To the contrary, when the read-out exposure means emits read-out light L2 of sufficient intensity in a pulse-like fashion (T1>T2) as shown in FIG. 17C, the stored charges are read out only for duration of the pulse light as shown in FIG. 17D. Since the current is represented by a time differential of a charge, the shorter the reading time is, the larger the current is for a given amount of charge. Accordingly when the charges are read out with pulse light, a larger current can be detected as shown in FIG. 17E. By reading out the electrostatic latent image with the read-out light L2 emitted as short pulses, even a small amount of charges can be detected as sufficiently large currents, whereby the S/N ratio in the image read out can be greatly improved.

A fifth example of the electrostatic latent image read-out apparatus will be described with reference to FIG. 18, hereinbelow. In FIG. 18, the elements analogous to those shown in FIG. 2 are given the same reference numerals and will not be described here. This example differs from the example shown in FIG. 2 only in the arrangement of the current detecting means and the other part of the apparatus are not shown in FIG. 18. In FIG. 18, the electrostatic recording member 17 may be any one of the preceding embodiments and the read-out exposure means 95 may be any one of those described above.

In this example, the current detecting means 72 comprises a detecting amplifier (operational amplifier) 72 a, an integrating capacitor 72 b connected between the output and one input of the operational amplifier 72 a, and an on-off switch 72 c connected in parallel to the integrating capacitor 72 b. Said one input of the operational amplifier 72 a is connected to the first conductive layer 1 of the electrostatic recording member 17 and the other input is connected to the second conductive layer 5.

When reading out the electrostatic latent image from the electrostatic recording member 17, the on-off switch S1 (FIG. 2) is first opened to cut power supply to the electrostatic recording member 17. Then the movable contact of the charge-over switch S2 (FIG. 2) is connected to the ground to electrify the first and second conductive layers 1 and 5 of the electrostatic recording member 10 at the same potential. Thereafter the movable contact of the charge-over switch S2 is switched to the current detecting means 72. This state is shown in FIG. 18.

When the read-out photoconductive layer 4 is scanned with the read-out light L2 by the read-out exposure means 95, an electric current I flows from the first conductive layer 1 into the current detecting means 72. The integrating capacitor 72 b is charged by the electric current I and charges are stored in the integrating capacitor 72 b according to the amount of the current I, whereby the voltage across the integrating capacitor 72 b is increased. Accordingly, by closing the on-off switch 72 c to discharge the stored charges and then opening the on-off switch 72 c during intervals between pixels, the voltage across the integrating capacitor 72 b varies from pixel to pixel according to the stored charges for each pixel. Thus by detecting the change in the voltage across the integrating capacitor 72 b, the electrostatic latent image can be read out.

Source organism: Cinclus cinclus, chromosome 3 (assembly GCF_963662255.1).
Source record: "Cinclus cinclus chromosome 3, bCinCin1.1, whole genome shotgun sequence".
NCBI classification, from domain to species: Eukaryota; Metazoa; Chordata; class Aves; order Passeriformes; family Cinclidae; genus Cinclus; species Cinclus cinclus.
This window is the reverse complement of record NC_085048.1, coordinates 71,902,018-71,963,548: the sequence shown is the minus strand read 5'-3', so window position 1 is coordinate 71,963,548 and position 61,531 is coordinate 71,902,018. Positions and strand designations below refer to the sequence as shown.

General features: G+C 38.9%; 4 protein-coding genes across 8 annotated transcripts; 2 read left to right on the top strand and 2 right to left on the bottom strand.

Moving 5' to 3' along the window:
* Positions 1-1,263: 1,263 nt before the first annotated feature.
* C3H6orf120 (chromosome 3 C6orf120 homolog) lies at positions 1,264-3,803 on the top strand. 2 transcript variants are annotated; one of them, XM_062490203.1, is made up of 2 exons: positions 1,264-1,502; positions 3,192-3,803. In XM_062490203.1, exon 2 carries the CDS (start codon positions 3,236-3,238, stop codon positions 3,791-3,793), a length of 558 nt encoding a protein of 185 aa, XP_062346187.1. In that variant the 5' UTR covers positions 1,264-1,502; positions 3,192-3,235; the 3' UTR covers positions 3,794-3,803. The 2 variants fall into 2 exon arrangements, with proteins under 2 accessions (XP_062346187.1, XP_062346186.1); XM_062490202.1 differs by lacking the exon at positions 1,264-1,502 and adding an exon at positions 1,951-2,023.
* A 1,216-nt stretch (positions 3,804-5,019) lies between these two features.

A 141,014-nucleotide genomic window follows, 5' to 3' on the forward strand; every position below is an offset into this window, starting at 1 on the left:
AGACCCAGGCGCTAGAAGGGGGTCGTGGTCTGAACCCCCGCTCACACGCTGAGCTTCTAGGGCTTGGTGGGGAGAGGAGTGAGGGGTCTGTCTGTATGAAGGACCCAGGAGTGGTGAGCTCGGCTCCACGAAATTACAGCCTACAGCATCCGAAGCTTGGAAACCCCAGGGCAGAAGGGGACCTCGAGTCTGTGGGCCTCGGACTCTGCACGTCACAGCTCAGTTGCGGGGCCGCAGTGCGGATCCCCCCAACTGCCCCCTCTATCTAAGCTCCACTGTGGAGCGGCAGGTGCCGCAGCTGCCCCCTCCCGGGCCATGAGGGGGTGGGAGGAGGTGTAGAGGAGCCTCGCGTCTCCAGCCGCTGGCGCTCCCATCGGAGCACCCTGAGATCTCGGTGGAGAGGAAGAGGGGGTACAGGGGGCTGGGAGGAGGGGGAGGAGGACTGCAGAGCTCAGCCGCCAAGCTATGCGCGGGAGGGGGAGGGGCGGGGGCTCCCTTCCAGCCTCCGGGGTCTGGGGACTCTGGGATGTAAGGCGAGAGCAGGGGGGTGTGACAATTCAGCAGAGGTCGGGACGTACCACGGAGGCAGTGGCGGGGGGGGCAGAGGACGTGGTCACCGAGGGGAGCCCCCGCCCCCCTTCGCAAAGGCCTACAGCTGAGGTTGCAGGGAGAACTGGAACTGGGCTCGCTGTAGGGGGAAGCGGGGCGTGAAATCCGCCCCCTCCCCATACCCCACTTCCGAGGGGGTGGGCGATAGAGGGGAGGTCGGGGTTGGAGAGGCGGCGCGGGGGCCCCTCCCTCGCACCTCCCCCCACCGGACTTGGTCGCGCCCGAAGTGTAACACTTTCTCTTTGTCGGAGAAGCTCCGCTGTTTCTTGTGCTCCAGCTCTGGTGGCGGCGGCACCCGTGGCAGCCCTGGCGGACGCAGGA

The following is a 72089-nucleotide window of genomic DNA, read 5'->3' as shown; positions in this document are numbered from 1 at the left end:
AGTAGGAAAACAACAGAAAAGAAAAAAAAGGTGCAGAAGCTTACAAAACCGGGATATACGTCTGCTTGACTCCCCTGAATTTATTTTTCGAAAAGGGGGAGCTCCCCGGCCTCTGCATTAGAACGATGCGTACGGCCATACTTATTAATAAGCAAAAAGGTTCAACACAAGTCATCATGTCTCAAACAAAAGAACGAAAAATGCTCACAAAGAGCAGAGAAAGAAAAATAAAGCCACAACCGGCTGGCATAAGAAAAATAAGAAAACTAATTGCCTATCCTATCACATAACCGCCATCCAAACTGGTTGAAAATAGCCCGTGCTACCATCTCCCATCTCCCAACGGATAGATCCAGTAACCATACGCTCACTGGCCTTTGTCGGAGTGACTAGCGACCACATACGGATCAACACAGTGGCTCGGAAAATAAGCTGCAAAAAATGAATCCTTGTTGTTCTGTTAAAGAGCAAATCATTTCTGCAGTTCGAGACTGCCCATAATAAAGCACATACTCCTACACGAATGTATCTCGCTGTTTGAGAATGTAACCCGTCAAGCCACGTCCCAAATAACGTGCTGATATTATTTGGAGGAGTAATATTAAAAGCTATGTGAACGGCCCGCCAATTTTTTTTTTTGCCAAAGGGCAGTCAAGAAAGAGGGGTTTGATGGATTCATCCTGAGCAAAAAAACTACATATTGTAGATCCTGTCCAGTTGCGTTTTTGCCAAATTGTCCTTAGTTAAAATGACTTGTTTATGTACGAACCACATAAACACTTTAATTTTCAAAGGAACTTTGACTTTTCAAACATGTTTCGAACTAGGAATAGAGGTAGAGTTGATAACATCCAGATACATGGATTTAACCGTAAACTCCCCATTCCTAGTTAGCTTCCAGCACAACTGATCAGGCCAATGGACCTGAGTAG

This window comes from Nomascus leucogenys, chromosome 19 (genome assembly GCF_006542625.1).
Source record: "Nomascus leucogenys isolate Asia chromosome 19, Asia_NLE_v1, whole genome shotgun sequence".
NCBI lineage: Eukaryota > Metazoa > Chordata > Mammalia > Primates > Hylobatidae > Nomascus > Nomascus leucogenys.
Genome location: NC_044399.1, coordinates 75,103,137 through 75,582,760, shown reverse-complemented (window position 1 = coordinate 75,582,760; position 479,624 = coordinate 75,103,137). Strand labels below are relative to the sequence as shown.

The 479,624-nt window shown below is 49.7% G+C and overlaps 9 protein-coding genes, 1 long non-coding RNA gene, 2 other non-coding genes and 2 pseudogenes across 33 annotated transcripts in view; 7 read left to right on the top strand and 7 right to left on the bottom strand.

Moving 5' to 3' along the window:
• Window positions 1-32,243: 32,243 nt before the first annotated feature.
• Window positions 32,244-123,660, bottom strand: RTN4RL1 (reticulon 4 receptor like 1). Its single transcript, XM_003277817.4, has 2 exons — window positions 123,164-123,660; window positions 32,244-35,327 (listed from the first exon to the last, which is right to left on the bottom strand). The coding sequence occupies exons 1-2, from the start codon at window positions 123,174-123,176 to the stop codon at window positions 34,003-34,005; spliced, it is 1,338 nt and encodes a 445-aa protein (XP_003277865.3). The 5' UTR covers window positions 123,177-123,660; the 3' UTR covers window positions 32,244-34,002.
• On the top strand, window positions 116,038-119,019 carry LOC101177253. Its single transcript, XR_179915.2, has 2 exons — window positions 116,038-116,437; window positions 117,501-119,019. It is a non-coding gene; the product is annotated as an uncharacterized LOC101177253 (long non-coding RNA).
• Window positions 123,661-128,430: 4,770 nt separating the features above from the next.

The read-out apparatus of this example is equivalent in the effect to that shown in FIG. 2 and as simple in structure as that shown in FIG. 2.

A sixth example of the electrostatic latent image read-out apparatus will be described with reference to FIG. 19, hereinbelow. In FIG. 19, the elements analogous to those shown in FIG. 2 are given the same reference numerals and will not be described here. This example differs from the example shown in FIG. 2 only in that a bias power source 73 a is inserted between the first conductive layer 1 and input of the current detecting means 73. In FIG. 19, the electrostatic recording member 17 may be any one of the preceding embodiments and the read-out exposure means 95 may be any one of those described above.

In this example, the electrostatic latent image us read out in the same manner as that shown in FIG. 2. However by applying a bias voltage, read-out can be effected at a higher speed and the electrostatic latent image can be surely erased. Accordingly, a problem that residual charges generates noise in the following latent image can be avoided.

The bias power source 73 a may be provided separately from the DC power source 60 or the DC power source may double as the bias power source 73 a to apply the bias voltage through a suitable switching means such as by changing connection of the switches S1 and S2.

Also the read-out apparatus of this example is equivalent in the effect to that shown in FIG. 2 and as simple in structure as that shown in FIG. 2.